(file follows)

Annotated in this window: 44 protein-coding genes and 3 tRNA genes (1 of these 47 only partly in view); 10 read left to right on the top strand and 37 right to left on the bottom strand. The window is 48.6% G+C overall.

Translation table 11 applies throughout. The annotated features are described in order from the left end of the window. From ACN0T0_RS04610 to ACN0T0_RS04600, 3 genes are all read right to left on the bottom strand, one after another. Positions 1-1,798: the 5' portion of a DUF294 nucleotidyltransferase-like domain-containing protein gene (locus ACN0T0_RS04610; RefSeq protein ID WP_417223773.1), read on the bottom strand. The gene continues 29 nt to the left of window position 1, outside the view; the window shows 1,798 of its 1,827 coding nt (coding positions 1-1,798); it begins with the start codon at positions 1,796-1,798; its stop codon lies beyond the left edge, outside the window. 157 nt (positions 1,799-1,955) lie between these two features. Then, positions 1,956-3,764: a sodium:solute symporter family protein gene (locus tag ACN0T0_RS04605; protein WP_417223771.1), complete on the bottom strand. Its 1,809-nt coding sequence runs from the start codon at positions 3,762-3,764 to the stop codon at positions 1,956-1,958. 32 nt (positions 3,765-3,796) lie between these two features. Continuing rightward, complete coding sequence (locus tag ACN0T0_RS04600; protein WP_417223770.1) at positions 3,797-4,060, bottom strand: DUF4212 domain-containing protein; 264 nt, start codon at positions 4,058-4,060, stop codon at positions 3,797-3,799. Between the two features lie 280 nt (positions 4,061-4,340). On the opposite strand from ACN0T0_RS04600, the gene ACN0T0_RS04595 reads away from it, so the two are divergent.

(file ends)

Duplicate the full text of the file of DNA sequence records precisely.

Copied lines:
Annotated in this window: 44 protein-coding genes and 3 tRNA genes (1 of these 47 only partly in view); 10 read left to right on the top strand and 37 right to left on the bottom strand. The window is 48.6% G+C overall.

Translation table 11 applies throughout. The annotated features are described in order from the left end of the window. From ACN0T0_RS04610 to ACN0T0_RS04600, 3 genes are all read right to left on the bottom strand, one after another. Positions 1-1,798: the 5' portion of a DUF294 nucleotidyltransferase-like domain-containing protein gene (locus ACN0T0_RS04610; RefSeq protein ID WP_417223773.1), read on the bottom strand. The gene continues 29 nt to the left of window position 1, outside the view; the window shows 1,798 of its 1,827 coding nt (coding positions 1-1,798); it begins with the start codon at positions 1,796-1,798; its stop codon lies beyond the left edge, outside the window. 157 nt (positions 1,799-1,955) lie between these two features. Then, positions 1,956-3,764: a sodium:solute symporter family protein gene (locus tag ACN0T0_RS04605; protein WP_417223771.1), complete on the bottom strand. Its 1,809-nt coding sequence runs from the start codon at positions 3,762-3,764 to the stop codon at positions 1,956-1,958. 32 nt (positions 3,765-3,796) lie between these two features. Continuing rightward, complete coding sequence (locus tag ACN0T0_RS04600; protein WP_417223770.1) at positions 3,797-4,060, bottom strand: DUF4212 domain-containing protein; 264 nt, start codon at positions 4,058-4,060, stop codon at positions 3,797-3,799. Between the two features lie 280 nt (positions 4,061-4,340). On the opposite strand from ACN0T0_RS04600, the gene ACN0T0_RS04595 reads away from it, so the two are divergent.